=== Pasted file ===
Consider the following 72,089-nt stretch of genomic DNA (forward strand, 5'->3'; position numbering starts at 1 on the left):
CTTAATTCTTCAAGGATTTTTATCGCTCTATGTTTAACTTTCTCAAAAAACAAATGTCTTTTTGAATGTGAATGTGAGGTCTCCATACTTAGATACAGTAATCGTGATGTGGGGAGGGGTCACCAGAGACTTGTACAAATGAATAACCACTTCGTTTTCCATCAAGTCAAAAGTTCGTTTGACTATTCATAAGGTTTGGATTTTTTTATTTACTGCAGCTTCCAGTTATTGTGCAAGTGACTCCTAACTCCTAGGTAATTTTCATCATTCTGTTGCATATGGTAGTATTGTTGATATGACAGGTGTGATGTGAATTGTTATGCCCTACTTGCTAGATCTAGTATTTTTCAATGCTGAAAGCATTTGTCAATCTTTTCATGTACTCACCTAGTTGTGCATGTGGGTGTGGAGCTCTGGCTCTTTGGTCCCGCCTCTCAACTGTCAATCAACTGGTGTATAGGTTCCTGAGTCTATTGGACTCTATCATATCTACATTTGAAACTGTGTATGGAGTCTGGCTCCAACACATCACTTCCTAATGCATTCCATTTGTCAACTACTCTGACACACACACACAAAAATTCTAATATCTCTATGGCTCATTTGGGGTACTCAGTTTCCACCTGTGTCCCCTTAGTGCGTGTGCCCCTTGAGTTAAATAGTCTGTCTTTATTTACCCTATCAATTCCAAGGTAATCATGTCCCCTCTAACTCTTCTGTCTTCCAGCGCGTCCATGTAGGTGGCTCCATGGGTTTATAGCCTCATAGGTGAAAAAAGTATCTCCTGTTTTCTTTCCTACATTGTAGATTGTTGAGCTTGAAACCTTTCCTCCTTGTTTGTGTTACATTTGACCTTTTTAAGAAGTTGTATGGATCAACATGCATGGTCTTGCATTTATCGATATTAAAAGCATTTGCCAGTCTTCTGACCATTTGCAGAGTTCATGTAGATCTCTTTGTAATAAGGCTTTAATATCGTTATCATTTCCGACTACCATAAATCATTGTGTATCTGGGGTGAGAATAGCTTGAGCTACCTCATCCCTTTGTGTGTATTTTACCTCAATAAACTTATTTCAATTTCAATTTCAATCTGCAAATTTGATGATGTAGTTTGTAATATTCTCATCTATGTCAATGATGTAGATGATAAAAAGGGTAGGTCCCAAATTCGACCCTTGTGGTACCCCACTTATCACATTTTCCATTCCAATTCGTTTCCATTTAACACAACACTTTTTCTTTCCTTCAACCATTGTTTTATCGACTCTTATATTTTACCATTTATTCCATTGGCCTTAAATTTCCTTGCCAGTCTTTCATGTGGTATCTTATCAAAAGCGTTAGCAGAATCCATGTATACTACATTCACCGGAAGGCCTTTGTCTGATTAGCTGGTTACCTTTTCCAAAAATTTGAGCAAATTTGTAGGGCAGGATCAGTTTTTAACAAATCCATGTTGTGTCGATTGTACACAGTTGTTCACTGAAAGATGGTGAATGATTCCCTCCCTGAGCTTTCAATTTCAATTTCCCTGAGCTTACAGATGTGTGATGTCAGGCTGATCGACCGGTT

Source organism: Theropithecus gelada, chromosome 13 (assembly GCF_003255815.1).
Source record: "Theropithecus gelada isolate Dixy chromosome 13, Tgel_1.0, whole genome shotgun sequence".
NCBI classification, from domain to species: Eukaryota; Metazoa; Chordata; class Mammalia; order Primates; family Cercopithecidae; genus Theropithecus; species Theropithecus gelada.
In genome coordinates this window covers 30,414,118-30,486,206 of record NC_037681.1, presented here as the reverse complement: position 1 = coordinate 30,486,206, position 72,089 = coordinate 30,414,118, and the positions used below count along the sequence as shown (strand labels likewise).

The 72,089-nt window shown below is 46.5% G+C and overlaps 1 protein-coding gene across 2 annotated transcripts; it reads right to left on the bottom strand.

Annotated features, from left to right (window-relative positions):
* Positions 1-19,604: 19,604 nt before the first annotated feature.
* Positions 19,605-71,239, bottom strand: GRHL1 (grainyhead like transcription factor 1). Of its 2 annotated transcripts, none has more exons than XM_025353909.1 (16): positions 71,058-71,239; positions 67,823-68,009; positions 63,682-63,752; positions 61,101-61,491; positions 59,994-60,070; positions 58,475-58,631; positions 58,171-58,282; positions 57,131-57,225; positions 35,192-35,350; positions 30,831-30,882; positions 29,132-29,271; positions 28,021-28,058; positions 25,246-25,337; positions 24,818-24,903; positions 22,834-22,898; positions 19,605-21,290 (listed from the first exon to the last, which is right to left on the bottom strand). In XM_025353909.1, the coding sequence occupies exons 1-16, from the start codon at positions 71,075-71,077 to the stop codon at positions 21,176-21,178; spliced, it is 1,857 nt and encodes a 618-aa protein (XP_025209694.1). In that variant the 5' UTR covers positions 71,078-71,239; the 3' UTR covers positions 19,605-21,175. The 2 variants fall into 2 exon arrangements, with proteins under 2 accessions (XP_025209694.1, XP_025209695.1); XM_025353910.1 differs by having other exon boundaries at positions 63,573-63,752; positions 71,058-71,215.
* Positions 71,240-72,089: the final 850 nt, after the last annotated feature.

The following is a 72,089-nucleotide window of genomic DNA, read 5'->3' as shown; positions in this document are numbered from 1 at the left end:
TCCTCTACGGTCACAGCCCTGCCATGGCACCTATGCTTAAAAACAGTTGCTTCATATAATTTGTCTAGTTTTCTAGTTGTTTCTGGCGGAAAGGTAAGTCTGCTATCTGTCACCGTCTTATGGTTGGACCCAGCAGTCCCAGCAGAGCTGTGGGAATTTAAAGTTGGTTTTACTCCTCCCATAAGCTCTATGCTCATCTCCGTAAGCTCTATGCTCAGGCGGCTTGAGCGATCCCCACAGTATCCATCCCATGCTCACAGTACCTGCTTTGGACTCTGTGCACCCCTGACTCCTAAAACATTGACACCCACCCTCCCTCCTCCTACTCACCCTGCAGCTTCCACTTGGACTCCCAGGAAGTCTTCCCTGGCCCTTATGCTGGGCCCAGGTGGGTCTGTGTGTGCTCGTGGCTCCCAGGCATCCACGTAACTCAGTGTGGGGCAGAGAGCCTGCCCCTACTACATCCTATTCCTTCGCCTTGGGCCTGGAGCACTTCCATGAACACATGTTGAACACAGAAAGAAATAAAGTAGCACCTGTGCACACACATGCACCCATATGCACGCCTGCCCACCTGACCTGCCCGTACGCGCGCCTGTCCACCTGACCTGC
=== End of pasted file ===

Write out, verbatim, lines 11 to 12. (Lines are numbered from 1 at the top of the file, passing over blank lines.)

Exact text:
* Positions 71,240-72,089: the final 850 nt, after the last annotated feature.

The following is a 72,089-nucleotide window of genomic DNA, read 5'->3' as shown; positions in this document are numbered from 1 at the left end: